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Cervical Strain Medication

  • Author: Warren Magnus, DO; Chief Editor: Trevor John Mills, MD, MPH  more...
Updated: Oct 15, 2015

Medication Summary

The pharmacology of cervical strain involves pain control and palliation. Nonsteroidal anti-inflammatory drugs (NSAIDs) and acetaminophen (Tylenol) are mainstays of therapy. Muscle relaxants may prove valuable when treating severe strain injuries to reduce pain and muscle contracture.

One randomized control trial found no benefit in adding cyclobenzaprine to standard ibuprofen therapy.[7]



Class Summary

For minor strain injuries, oral outpatient analgesics provide adequate pain control. OTC medications also may suffice.

Acetaminophen (Tylenol, Panadol, Aspirin Free Anacin)


Rapidly absorbed from GI tract and distributed widely to all body tissues. Serum half-life is 1-3 h but may be altered in impaired liver function. Posthepatic metabolites excreted in urine.


Nonsteroidal anti-inflammatory agents

Class Summary

NSAIDs control mild to moderate pain and decrease inflammatory reactions. This entire family of medications may ease pain in strain injuries. Tailor dosage on an individual basis.

Ibuprofen (Ibuprin, Advil, Motrin)


Rapidly absorbed orally and distributed widely through body tissues. Serum half-life is 1.8-2 h. Rapidly metabolized and excreted in urine. Complete clearance of single dose occurs in approximately 24 h.

Ketorolac (Toradol)


Provides effective control of moderate to severe pain, with higher potency than other NSAIDs, which results in more marked GI upset, platelet inhibition, and renal effects.


Muscle relaxants

Class Summary

These agents provide adjunctive therapy to allow rest, control pain, and aid physical therapy for musculoskeletal injury.

Orphenadrine citrate (Norflex)


Action not well understood, but its analgesic properties make it clinically effective for muscular injury.

Cyclobenzaprine hydrochloride (Flexeril)


Centrally acting skeletal muscle relaxant structurally related to TCAs with similar liabilities. Can be useful adjunct to other therapies for acute musculoskeletal pain.

Contributor Information and Disclosures

Warren Magnus, DO Center Medical Director, Concentra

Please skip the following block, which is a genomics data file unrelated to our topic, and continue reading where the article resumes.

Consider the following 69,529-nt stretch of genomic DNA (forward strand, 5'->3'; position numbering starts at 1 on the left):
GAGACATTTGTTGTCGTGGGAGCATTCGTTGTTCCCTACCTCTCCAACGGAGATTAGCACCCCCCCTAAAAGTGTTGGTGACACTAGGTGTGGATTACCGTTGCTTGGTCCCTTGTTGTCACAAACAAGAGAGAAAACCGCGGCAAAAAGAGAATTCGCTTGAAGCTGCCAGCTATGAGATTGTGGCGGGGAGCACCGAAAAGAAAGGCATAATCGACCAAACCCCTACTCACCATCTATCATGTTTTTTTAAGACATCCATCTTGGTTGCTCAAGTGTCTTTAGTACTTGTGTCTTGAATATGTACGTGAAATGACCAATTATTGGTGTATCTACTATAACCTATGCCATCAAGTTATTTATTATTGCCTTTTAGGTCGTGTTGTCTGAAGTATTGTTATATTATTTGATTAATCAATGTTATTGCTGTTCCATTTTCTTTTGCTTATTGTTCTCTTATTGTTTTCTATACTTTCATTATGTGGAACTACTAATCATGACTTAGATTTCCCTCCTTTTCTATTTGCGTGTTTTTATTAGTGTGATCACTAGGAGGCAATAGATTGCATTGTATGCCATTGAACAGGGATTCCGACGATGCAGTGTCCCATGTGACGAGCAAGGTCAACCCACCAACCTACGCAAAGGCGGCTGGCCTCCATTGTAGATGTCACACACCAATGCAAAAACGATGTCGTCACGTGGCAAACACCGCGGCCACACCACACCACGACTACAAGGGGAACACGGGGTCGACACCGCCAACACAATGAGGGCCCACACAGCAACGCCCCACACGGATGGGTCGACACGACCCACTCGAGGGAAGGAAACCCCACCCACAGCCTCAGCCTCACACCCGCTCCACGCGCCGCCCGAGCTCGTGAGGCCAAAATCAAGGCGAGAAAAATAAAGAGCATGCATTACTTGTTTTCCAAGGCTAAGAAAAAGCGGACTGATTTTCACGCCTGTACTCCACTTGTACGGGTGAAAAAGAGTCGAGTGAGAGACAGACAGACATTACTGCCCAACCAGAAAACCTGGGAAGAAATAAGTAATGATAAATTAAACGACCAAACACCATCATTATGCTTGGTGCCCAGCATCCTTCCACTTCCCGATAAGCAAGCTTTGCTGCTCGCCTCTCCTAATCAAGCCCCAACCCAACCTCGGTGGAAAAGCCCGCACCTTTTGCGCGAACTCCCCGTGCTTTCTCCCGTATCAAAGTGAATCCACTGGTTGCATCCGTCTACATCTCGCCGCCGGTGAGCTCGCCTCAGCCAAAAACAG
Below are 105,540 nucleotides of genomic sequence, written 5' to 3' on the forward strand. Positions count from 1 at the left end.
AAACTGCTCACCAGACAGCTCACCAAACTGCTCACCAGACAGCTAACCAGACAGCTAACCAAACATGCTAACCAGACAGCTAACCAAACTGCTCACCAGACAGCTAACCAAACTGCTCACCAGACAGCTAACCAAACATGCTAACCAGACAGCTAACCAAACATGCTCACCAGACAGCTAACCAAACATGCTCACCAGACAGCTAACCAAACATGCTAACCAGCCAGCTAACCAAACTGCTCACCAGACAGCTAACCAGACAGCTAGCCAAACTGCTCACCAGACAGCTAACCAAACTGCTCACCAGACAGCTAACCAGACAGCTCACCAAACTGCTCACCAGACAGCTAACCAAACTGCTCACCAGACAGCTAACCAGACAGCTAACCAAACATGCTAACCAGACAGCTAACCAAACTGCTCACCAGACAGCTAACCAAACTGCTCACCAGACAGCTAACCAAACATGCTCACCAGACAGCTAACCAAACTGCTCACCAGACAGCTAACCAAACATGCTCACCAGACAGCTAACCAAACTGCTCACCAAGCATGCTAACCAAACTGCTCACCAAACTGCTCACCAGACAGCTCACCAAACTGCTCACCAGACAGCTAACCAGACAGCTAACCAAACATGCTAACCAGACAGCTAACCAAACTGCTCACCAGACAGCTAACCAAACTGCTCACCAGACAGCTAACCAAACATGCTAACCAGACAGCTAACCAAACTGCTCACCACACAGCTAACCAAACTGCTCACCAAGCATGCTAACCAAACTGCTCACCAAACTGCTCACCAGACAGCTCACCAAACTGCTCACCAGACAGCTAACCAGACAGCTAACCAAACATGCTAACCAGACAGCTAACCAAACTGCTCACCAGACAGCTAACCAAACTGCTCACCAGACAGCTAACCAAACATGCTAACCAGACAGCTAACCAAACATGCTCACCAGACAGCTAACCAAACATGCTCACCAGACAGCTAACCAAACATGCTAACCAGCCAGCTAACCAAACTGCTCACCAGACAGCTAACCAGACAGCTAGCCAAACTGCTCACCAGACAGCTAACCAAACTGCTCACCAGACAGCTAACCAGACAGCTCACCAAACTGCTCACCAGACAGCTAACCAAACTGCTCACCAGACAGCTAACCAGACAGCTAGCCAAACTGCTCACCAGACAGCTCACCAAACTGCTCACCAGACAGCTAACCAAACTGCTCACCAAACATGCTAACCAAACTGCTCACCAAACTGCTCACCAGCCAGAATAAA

Warren Magnus, DO is a member of the following medical societies: American Osteopathic Association

Disclosure: Nothing to disclose.

Specialty Editor Board

Francisco Talavera, PharmD, PhD Adjunct Assistant Professor, University of Nebraska Medical Center College of Pharmacy; Editor-in-Chief, Medscape Drug Reference

Disclosure: Received salary from Medscape for employment. for: Medscape.

Eric L Legome, MD Chief, Department of Emergency Medicine, Kings County Hospital Center; Professor Clinical, Department of Emergency Medicine, State University of New York Downstate College of Medicine

Eric L Legome, MD is a member of the following medical societies: Alpha Omega Alpha, Council of Emergency Medicine Residency Directors, American Academy of Emergency Medicine, American College of Emergency Physicians, Society for Academic Emergency Medicine

Disclosure: Nothing to disclose.

Chief Editor

Trevor John Mills, MD, MPH Chief of Emergency Medicine, Veterans Affairs Northern California Health Care System; Professor of Emergency Medicine, Department of Emergency Medicine, University of California, Davis, School of Medicine

Trevor John Mills, MD, MPH is a member of the following medical societies: American Academy of Emergency Medicine, American College of Emergency Physicians

Disclosure: Nothing to disclose.


The authors and editors of Medscape Reference gratefully acknowledge the contributions of previous author, Natalie T Shum, MD, to the development and writing of this article.

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External craniocervical ligaments.
Internal craniocervical ligaments.
Lateral view of the muscles of the neck.
Anterior view of the muscles of the neck.
Radiograph of the cervical spine shows a normal lordotic curve.
Radiograph of the cervical spine shows straightening of the lordotic curve.
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